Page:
BY JEAN REGAN, PRESIDENT & CEO
Whether you’re a woman currently working in logistics or simply exploring this field, I encourage you to look for opportunities here. It can be daunting to try to make inroads in a field where the vast majority of leadership positions are held by men. That’s why I’m sharing the advice and insights I’ve gained working in this industry and taking on the role of CEO.
TIP 1: Don’t be intimidated that majority of the industry is male.
The reason men make up most of the leadership in the logistics field is largely due to historical preference. Going back 20 or 30 years, there weren’t many women entering this field. Since men made up most of the field then, it only makes sense that over time they would advance and make up most of the leadership now. From what I’ve seen, a woman who wants to make it in this field is just as capable of doing this as a male counterpart. And since there are an estimated 6 million jobs out there in logistics, it’s certainly an area where there is room for advancement.
TIP 2: When looking to advance to a new position, give yourself the benefit of the doubt.
In an article in LinkedIn Pulse by logistics recruiter Jennifer Swain, she shared that men are applying for jobs even when they fall short of the qualifications, while women are not. She comments:
“… it has become apparent to me that men and women view a job description in very different ways. A man will look at a job specification and highlight all the things he CAN do, and apply for the role on the basis that he may tick 70% of the boxes. A woman will look at the same job description and look at all the things they CANNOT do and NOT apply because they don’t tick 30% of the boxes.”
Next time you see a position that’s a good next step for you, give it a try, even if it isn’t a perfect fit. The worst thing that can happen is they’ll ignore you and if you don’t apply it’s certain that you won’t be on their radar.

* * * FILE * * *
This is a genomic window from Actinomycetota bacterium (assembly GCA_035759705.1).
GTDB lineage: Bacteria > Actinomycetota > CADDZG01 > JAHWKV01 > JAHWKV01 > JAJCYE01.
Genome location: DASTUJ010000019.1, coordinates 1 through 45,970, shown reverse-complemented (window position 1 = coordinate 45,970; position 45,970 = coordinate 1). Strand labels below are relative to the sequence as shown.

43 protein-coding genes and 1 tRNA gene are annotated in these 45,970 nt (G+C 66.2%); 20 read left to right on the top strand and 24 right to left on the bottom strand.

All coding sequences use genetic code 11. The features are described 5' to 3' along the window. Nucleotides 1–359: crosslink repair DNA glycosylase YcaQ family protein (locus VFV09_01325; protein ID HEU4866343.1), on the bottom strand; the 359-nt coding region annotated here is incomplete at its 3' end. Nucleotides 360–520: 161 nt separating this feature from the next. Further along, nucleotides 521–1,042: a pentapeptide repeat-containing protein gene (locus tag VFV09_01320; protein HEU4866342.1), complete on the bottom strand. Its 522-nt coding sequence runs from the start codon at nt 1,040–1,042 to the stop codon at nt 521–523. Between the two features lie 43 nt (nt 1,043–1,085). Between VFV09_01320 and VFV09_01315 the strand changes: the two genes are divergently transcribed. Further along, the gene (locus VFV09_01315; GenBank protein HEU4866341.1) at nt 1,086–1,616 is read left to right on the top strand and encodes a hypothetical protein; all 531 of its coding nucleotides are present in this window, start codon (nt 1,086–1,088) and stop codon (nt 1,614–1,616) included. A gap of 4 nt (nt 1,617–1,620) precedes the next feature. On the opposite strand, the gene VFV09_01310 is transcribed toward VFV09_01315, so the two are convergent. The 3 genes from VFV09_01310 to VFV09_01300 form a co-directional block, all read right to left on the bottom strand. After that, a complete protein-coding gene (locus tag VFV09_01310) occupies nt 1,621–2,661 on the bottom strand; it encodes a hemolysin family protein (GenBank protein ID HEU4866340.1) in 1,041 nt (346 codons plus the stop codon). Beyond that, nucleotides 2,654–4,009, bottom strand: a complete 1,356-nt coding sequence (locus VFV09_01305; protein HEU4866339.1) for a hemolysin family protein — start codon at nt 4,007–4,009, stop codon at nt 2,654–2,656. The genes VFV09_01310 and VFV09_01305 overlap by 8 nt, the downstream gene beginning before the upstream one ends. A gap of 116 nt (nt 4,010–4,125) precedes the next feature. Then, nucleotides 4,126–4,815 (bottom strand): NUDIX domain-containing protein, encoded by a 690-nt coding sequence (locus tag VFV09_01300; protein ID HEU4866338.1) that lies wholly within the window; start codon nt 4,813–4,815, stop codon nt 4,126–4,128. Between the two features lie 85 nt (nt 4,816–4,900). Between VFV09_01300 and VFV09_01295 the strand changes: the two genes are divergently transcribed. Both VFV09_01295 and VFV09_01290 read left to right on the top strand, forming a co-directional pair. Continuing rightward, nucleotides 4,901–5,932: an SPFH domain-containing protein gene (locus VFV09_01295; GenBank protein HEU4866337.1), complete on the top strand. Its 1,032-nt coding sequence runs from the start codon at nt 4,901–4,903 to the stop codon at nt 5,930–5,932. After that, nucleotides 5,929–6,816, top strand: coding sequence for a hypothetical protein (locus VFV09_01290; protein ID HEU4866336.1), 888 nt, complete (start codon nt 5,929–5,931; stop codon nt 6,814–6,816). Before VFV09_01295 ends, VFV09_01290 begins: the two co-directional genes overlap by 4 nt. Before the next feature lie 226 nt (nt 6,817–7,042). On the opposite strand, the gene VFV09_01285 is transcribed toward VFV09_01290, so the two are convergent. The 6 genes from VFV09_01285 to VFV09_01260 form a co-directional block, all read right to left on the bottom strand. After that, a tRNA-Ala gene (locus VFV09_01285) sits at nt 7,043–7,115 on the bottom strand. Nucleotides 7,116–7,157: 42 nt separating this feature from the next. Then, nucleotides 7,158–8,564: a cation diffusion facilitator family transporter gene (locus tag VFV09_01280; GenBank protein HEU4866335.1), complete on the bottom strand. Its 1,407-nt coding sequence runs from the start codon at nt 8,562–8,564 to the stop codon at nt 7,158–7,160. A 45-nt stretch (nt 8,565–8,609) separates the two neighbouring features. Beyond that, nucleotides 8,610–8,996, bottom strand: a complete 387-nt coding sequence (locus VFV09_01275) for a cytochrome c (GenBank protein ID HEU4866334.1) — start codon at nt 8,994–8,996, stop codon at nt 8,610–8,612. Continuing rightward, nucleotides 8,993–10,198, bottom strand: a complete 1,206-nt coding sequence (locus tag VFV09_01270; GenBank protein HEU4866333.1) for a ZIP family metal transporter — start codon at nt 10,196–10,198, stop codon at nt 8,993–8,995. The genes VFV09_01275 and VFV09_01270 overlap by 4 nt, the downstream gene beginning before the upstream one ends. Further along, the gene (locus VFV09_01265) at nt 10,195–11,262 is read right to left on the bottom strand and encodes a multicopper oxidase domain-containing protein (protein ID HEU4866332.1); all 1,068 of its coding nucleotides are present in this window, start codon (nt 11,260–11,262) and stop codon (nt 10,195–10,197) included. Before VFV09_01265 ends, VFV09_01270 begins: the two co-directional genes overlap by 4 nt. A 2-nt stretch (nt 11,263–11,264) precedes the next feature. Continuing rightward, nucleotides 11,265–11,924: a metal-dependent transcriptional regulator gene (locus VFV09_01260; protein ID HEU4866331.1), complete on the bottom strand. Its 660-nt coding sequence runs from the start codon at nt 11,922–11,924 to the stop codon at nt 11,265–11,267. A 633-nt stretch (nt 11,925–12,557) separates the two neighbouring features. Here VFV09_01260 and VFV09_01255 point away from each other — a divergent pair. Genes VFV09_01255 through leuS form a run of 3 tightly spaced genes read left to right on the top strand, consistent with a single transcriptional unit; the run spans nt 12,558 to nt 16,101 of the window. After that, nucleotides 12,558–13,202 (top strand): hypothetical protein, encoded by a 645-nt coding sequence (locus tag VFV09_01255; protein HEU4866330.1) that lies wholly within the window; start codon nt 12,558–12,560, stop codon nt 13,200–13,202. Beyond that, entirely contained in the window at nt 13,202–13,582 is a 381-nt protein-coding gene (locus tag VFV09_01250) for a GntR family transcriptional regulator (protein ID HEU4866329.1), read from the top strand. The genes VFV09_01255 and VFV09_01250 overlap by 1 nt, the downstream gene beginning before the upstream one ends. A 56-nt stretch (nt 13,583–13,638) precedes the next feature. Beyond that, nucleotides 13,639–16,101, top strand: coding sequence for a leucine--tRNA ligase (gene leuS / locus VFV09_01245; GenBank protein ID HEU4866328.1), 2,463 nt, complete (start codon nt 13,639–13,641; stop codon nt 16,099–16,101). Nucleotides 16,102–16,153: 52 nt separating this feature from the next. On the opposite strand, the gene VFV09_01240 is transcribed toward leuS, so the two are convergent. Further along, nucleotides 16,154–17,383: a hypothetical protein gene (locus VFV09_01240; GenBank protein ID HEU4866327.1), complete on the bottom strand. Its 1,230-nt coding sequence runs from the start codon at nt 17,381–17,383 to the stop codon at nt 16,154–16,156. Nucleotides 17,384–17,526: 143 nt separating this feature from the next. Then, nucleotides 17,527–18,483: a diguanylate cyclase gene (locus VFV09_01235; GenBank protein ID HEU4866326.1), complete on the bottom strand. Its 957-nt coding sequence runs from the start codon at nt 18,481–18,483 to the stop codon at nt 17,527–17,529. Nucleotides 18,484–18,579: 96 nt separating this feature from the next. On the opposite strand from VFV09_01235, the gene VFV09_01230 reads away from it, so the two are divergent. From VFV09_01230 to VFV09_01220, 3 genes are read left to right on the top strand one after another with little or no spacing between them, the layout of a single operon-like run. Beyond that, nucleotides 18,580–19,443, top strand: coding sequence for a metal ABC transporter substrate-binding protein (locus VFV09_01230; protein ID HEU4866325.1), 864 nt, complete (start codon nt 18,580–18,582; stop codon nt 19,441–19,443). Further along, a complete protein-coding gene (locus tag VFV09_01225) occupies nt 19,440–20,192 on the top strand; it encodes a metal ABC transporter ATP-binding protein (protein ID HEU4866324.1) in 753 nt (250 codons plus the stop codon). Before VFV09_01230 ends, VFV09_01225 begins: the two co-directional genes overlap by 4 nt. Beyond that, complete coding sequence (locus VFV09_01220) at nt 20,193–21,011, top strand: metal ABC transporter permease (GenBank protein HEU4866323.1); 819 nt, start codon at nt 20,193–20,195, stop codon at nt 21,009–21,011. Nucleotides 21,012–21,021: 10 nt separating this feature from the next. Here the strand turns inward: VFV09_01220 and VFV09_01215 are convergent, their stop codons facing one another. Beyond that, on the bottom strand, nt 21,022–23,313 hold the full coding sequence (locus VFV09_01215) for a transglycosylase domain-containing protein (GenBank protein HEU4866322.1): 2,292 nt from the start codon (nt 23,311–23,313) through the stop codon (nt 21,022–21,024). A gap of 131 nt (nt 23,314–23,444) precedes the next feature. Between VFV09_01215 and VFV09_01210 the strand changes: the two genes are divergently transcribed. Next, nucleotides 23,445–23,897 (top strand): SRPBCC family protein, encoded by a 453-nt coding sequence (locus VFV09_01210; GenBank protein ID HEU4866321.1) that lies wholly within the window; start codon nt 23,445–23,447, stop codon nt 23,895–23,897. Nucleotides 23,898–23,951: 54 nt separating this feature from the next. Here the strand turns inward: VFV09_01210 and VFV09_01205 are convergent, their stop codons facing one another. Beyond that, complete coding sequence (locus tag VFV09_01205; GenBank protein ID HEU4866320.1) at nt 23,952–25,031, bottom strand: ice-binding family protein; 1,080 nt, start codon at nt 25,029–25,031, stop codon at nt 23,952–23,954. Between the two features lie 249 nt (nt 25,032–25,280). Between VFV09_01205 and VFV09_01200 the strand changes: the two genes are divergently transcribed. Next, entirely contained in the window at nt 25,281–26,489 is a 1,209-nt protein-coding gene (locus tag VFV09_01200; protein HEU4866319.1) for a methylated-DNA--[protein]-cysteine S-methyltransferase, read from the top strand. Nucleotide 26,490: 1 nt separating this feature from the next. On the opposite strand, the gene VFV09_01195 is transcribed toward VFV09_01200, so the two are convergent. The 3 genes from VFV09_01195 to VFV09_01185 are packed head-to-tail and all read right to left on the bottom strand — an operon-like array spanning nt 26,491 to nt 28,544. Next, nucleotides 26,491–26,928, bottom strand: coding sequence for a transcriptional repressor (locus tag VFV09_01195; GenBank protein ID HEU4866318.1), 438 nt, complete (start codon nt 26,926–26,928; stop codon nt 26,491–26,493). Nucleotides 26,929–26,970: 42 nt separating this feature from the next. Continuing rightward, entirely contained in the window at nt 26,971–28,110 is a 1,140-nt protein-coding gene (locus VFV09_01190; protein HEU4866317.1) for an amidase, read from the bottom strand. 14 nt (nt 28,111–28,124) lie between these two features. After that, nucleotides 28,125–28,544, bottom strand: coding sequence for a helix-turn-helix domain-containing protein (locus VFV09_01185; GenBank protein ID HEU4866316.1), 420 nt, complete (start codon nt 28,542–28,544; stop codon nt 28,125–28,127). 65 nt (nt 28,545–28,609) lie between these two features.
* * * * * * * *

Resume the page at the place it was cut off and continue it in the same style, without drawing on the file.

TIP 3: Get involved in conferences and associations.
As a woman in the logistics industry, networking through events and associations has added value since you’ll be more memorable than the many men in the crowd. I’m involved in several associations and attend many events each year, which enables me to meet new people and stay on top of what’s happening in my industry. Another recruiter in the supply chain area commented in a Fortune article, “If you can, go to the huge national conferences CSCMP sponsors … It’s a great way to meet people in the industry.” She went on to encourage signing up for one of CSCMP’s local chapters since they’re all over the United States. Our company is very involved with CSCMP and I’d suggest this as a great place to start if you’re not already plugged in.
TIP 4: Set yourself apart with an advanced degree such as an MBA.
An MBA is a valuable degree to have in the logistics industry and I’m grateful to have earned one early in my career. Many other notable women in logistics have MBAs such as Deborah Winkleblack, VP of International Logistics and Compliance for Claire’s, and Terri Reid, Director, Transportation and Supply Chain Famous Footwear. Gaining this degree is a great way to expand your network as well as learn a ton about the industry and management in general.
TIP 5: Toot your own horn if needed.
This last piece of advice might be the most difficult for many. Terri Reid of Famous Footwear cautioned:
“Understand that in this business if you run an efficient and tight ship, you won’t get noticed. You have to do a certain amount of “tooting your own horn” and you need to educate and inform the C –level Executives in your organization about the value of the functions you perform. You need to communicate important issues such as regulatory changes that can affect pricing and operations and how they will impact your company’s bottom line. And after that, you have to educate them on what to do about it. Stay visible, don’t just sit back and expect anyone to notice you.”
If you’re doing an outstanding job and it’s not being recognized, don’t be afraid to highlight your successes. That could be done by having examples ready to share in meetings, sending an email update about a positive change or trend, or in another way.I hope you found these tips helpful and wish you the best on your journey. If you have any questions or comments, I’d love to hear them.